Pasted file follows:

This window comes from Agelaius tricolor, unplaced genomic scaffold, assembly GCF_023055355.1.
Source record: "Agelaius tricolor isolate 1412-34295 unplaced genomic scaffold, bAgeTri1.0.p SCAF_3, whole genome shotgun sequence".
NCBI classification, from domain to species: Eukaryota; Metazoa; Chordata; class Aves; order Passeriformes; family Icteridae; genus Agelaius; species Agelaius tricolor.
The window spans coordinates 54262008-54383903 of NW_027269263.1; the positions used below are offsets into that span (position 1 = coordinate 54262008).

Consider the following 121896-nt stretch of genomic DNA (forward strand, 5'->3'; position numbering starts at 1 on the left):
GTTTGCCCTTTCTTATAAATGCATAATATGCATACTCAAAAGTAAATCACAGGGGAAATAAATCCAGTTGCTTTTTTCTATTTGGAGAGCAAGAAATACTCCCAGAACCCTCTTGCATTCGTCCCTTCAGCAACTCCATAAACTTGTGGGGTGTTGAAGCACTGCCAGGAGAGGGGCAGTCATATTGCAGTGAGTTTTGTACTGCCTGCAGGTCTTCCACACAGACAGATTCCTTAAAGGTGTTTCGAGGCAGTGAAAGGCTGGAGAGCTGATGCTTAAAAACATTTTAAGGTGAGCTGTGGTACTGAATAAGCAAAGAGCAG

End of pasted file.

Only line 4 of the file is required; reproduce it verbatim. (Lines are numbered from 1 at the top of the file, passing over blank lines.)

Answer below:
The window spans coordinates 54262008-54383903 of NW_027269263.1; the positions used below are offsets into that span (position 1 = coordinate 54262008).